Some Retirees Making ‘No Nearby Airbnb’ a Priority
As the short-term rentals gain more notoriety, an uptick in homebuyers, notably retirees, have put “an area than bans Airbnbs” on their list of desired features.
NEW YORK – Retirees seeking peace and quiet are starting to prefer neighborhoods that ban short-term rental properties as they seek quiet, peaceful areas where they can connect with their neighbors and avoid constant activity from renters. But the properties that retirees and short-term renters desire are often in the same location near resort areas.
“The vast majority of U.S. short-term rentals are in destination/resort and small town/rural locations around the country, of which many are the owner’s second homes,” says Jamie Lane, vice president of research at AirDNA, an analyst firm for the short-term rental industry, in a Wall Street Journal interview. From the beginning of 2015 to the beginning of 2020, housing units rented on short-term sites such as Airbnb and Vrbo surged from 450,000 to 1 million, Lane notes.
Short-term rental properties are becoming more common as homeowners look to supplement their incomes, and some future retirees buy a property now but open it up to short-term renters so they can generate revenue until they’re ready to move in. But since more than one future retiree has that idea, many discover once they make their move that living close to other short-term rentals is not appealing, real estate professionals say. Frequent parties, noise and lines of parked cars are homeowners’ top complaints about living near short-term rentals.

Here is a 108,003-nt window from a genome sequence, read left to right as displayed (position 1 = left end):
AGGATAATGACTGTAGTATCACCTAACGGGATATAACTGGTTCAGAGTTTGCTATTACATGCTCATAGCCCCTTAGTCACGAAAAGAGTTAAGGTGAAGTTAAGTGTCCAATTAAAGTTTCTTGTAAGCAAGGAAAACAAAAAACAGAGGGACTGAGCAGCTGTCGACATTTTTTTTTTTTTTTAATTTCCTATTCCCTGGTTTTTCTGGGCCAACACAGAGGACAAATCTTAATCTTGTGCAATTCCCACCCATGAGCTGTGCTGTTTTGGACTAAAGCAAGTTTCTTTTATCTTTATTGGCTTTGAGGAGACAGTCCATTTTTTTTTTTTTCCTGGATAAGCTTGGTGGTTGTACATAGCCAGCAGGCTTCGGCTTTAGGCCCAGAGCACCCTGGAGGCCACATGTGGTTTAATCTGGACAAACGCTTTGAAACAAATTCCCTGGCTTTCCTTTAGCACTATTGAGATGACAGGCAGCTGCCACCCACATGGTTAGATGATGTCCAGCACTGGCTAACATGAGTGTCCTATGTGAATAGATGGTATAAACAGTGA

In response, some resort communities are taking a stand and banning short-term rentals of less than six months.
Homeowner Wes Swenson says he was drawn to properties in Utah that offered gated communities with strong rules and enforcement when it comes to banning short-term rentals. “I have nothing against short-term renting in principle, but I don’t want to live somewhere that allows it,” Swenson told The Wall Street Journal. “It makes life too unpredictable.”
Laws and homeowner association rules governing short-term rentals vary depending on location. Some are governed by municipal ordinances that can mandate rental minimums or require that housing providers get a permit. Homeowners associations also may be able to prohibit them.
Homebuyers who find a potential new home now often turn to Airbnb and Vrbo to see if there are any short-term rental listings nearby.
The Wall Street Journal recommends that home shoppers call a city’s planning department to ask about local short-term rental laws. They should also read the covenants, conditions and restrictions document of any community they’re considering to see if there is a policy banning or limiting short-term rentals.
Source: “For These Retirees, Short-Term Rental Bans Aren’t Just a Perk – They’re a Must,” The Wall Street Journal (Feb. 25, 2021)
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